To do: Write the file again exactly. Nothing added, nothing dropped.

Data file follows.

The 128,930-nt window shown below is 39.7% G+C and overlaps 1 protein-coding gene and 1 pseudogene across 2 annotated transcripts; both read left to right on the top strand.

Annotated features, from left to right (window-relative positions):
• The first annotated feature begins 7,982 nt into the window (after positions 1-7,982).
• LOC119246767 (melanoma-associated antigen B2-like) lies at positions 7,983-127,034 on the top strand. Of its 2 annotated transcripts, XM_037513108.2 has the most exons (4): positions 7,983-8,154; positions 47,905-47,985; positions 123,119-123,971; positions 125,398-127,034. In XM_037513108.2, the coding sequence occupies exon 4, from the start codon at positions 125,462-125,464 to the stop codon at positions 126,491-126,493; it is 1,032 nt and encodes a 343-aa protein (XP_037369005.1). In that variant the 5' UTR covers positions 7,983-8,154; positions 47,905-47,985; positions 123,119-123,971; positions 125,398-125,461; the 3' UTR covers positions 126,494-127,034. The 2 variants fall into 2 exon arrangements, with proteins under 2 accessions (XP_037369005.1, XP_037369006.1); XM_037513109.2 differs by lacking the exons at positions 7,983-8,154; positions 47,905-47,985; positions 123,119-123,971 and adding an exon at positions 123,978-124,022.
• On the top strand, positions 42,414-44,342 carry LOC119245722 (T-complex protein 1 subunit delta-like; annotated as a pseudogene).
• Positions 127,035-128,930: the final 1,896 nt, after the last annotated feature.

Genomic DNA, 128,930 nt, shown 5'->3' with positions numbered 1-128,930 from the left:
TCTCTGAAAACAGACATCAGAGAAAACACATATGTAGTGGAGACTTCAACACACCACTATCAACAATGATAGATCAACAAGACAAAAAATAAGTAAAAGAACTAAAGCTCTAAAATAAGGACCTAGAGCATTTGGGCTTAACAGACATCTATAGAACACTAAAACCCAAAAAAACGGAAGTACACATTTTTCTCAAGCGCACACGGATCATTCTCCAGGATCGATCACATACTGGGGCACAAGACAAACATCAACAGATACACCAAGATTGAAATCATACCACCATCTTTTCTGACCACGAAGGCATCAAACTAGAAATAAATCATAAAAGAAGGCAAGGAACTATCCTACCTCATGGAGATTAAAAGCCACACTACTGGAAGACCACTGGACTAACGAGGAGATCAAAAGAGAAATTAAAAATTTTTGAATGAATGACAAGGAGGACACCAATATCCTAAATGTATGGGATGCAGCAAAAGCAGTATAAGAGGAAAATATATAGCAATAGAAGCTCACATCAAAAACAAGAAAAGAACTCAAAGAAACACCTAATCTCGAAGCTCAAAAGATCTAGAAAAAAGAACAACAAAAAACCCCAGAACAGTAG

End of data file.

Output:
The 128,930-nt window shown below is 39.7% G+C and overlaps 1 protein-coding gene and 1 pseudogene across 2 annotated transcripts; both read left to right on the top strand.

Annotated features, from left to right (window-relative positions):
• The first annotated feature begins 7,982 nt into the window (after positions 1-7,982).
• LOC119246767 (melanoma-associated antigen B2-like) lies at positions 7,983-127,034 on the top strand. Of its 2 annotated transcripts, XM_037513108.2 has the most exons (4): positions 7,983-8,154; positions 47,905-47,985; positions 123,119-123,971; positions 125,398-127,034. In XM_037513108.2, the coding sequence occupies exon 4, from the start codon at positions 125,462-125,464 to the stop codon at positions 126,491-126,493; it is 1,032 nt and encodes a 343-aa protein (XP_037369005.1). In that variant the 5' UTR covers positions 7,983-8,154; positions 47,905-47,985; positions 123,119-123,971; positions 125,398-125,461; the 3' UTR covers positions 126,494-127,034. The 2 variants fall into 2 exon arrangements, with proteins under 2 accessions (XP_037369005.1, XP_037369006.1); XM_037513109.2 differs by lacking the exons at positions 7,983-8,154; positions 47,905-47,985; positions 123,119-123,971 and adding an exon at positions 123,978-124,022.
• On the top strand, positions 42,414-44,342 carry LOC119245722 (T-complex protein 1 subunit delta-like; annotated as a pseudogene).
• Positions 127,035-128,930: the final 1,896 nt, after the last annotated feature.

Genomic DNA, 128,930 nt, shown 5'->3' with positions numbered 1-128,930 from the left:
TCTCTGAAAACAGACATCAGAGAAAACACATATGTAGTGGAGACTTCAACACACCACTATCAACAATGATAGATCAACAAGACAAAAAATAAGTAAAAGAACTAAAGCTCTAAAATAAGGACCTAGAGCATTTGGGCTTAACAGACATCTATAGAACACTAAAACCCAAAAAAACGGAAGTACACATTTTTCTCAAGCGCACACGGATCATTCTCCAGGATCGATCACATACTGGGGCACAAGACAAACATCAACAGATACACCAAGATTGAAATCATACCACCATCTTTTCTGACCACGAAGGCATCAAACTAGAAATAAATCATAAAAGAAGGCAAGGAACTATCCTACCTCATGGAGATTAAAAGCCACACTACTGGAAGACCACTGGACTAACGAGGAGATCAAAAGAGAAATTAAAAATTTTTGAATGAATGACAAGGAGGACACCAATATCCTAAATGTATGGGATGCAGCAAAAGCAGTATAAGAGGAAAATATATAGCAATAGAAGCTCACATCAAAAACAAGAAAAGAACTCAAAGAAACACCTAATCTCGAAGCTCAAAAGATCTAGAAAAAAGAACAACAAAAAACCCCAGAACAGTAG